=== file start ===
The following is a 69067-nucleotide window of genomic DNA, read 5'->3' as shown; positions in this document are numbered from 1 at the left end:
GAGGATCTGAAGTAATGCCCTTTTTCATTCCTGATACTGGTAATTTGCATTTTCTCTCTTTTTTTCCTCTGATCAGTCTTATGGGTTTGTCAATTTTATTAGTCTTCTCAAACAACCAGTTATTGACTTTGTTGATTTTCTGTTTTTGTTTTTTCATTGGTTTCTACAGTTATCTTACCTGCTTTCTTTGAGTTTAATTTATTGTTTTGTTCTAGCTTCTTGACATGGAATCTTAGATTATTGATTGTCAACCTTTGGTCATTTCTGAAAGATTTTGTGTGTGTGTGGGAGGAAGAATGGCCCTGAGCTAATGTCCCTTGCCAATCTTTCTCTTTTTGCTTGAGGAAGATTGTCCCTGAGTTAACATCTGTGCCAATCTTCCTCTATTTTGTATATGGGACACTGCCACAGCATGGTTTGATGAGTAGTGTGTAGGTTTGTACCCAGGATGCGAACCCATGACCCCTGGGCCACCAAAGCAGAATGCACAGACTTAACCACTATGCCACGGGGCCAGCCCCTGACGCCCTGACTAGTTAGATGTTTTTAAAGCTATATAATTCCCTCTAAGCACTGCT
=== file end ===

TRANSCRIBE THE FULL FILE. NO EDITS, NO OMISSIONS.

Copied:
The following is a 69067-nucleotide window of genomic DNA, read 5'->3' as shown; positions in this document are numbered from 1 at the left end:
GAGGATCTGAAGTAATGCCCTTTTTCATTCCTGATACTGGTAATTTGCATTTTCTCTCTTTTTTTCCTCTGATCAGTCTTATGGGTTTGTCAATTTTATTAGTCTTCTCAAACAACCAGTTATTGACTTTGTTGATTTTCTGTTTTTGTTTTTTCATTGGTTTCTACAGTTATCTTACCTGCTTTCTTTGAGTTTAATTTATTGTTTTGTTCTAGCTTCTTGACATGGAATCTTAGATTATTGATTGTCAACCTTTGGTCATTTCTGAAAGATTTTGTGTGTGTGTGGGAGGAAGAATGGCCCTGAGCTAATGTCCCTTGCCAATCTTTCTCTTTTTGCTTGAGGAAGATTGTCCCTGAGTTAACATCTGTGCCAATCTTCCTCTATTTTGTATATGGGACACTGCCACAGCATGGTTTGATGAGTAGTGTGTAGGTTTGTACCCAGGATGCGAACCCATGACCCCTGGGCCACCAAAGCAGAATGCACAGACTTAACCACTATGCCACGGGGCCAGCCCCTGACGCCCTGACTAGTTAGATGTTTTTAAAGCTATATAATTCCCTCTAAGCACTGCT